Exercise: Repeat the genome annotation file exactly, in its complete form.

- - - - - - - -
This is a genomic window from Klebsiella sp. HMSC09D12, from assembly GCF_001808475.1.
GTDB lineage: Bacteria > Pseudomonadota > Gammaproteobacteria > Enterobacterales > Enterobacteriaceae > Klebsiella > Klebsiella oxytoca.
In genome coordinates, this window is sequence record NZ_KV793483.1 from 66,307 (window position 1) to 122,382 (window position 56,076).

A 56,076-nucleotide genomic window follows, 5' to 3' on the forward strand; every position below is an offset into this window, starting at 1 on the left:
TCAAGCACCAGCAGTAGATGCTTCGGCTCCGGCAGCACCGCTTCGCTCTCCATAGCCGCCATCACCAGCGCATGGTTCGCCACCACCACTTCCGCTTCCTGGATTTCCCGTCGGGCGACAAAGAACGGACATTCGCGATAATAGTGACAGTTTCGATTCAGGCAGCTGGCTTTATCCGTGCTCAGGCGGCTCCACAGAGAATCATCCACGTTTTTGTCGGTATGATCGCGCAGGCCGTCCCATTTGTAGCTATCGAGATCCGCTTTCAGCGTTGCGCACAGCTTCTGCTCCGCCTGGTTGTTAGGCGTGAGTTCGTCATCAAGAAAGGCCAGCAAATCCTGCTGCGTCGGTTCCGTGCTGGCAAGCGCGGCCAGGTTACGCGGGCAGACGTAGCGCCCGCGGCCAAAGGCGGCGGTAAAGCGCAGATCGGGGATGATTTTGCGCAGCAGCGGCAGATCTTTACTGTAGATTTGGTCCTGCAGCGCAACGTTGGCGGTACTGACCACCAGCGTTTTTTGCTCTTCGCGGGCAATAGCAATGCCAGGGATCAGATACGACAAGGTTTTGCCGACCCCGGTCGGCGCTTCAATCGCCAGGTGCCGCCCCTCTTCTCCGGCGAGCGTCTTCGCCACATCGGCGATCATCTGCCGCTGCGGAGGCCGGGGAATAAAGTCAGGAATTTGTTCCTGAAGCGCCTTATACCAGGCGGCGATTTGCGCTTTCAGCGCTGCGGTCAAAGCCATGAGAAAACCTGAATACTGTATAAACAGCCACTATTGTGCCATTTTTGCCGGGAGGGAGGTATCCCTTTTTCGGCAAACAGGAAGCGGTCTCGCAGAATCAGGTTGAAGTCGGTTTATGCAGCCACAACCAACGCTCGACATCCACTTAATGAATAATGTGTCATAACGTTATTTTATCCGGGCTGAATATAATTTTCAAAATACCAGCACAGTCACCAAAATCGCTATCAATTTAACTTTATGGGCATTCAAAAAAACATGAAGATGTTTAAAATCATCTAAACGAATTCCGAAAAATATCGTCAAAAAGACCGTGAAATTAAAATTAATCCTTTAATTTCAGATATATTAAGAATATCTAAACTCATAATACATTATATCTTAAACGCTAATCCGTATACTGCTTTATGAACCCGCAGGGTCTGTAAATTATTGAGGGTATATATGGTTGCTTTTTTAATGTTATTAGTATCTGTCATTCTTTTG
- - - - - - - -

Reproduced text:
This is a genomic window from Klebsiella sp. HMSC09D12, from assembly GCF_001808475.1.
GTDB lineage: Bacteria > Pseudomonadota > Gammaproteobacteria > Enterobacterales > Enterobacteriaceae > Klebsiella > Klebsiella oxytoca.
In genome coordinates, this window is sequence record NZ_KV793483.1 from 66,307 (window position 1) to 122,382 (window position 56,076).

A 56,076-nucleotide genomic window follows, 5' to 3' on the forward strand; every position below is an offset into this window, starting at 1 on the left:
TCAAGCACCAGCAGTAGATGCTTCGGCTCCGGCAGCACCGCTTCGCTCTCCATAGCCGCCATCACCAGCGCATGGTTCGCCACCACCACTTCCGCTTCCTGGATTTCCCGTCGGGCGACAAAGAACGGACATTCGCGATAATAGTGACAGTTTCGATTCAGGCAGCTGGCTTTATCCGTGCTCAGGCGGCTCCACAGAGAATCATCCACGTTTTTGTCGGTATGATCGCGCAGGCCGTCCCATTTGTAGCTATCGAGATCCGCTTTCAGCGTTGCGCACAGCTTCTGCTCCGCCTGGTTGTTAGGCGTGAGTTCGTCATCAAGAAAGGCCAGCAAATCCTGCTGCGTCGGTTCCGTGCTGGCAAGCGCGGCCAGGTTACGCGGGCAGACGTAGCGCCCGCGGCCAAAGGCGGCGGTAAAGCGCAGATCGGGGATGATTTTGCGCAGCAGCGGCAGATCTTTACTGTAGATTTGGTCCTGCAGCGCAACGTTGGCGGTACTGACCACCAGCGTTTTTTGCTCTTCGCGGGCAATAGCAATGCCAGGGATCAGATACGACAAGGTTTTGCCGACCCCGGTCGGCGCTTCAATCGCCAGGTGCCGCCCCTCTTCTCCGGCGAGCGTCTTCGCCACATCGGCGATCATCTGCCGCTGCGGAGGCCGGGGAATAAAGTCAGGAATTTGTTCCTGAAGCGCCTTATACCAGGCGGCGATTTGCGCTTTCAGCGCTGCGGTCAAAGCCATGAGAAAACCTGAATACTGTATAAACAGCCACTATTGTGCCATTTTTGCCGGGAGGGAGGTATCCCTTTTTCGGCAAACAGGAAGCGGTCTCGCAGAATCAGGTTGAAGTCGGTTTATGCAGCCACAACCAACGCTCGACATCCACTTAATGAATAATGTGTCATAACGTTATTTTATCCGGGCTGAATATAATTTTCAAAATACCAGCACAGTCACCAAAATCGCTATCAATTTAACTTTATGGGCATTCAAAAAAACATGAAGATGTTTAAAATCATCTAAACGAATTCCGAAAAATATCGTCAAAAAGACCGTGAAATTAAAATTAATCCTTTAATTTCAGATATATTAAGAATATCTAAACTCATAATACATTATATCTTAAACGCTAATCCGTATACTGCTTTATGAACCCGCAGGGTCTGTAAATTATTGAGGGTATATATGGTTGCTTTTTTAATGTTATTAGTATCTGTCATTCTTTTG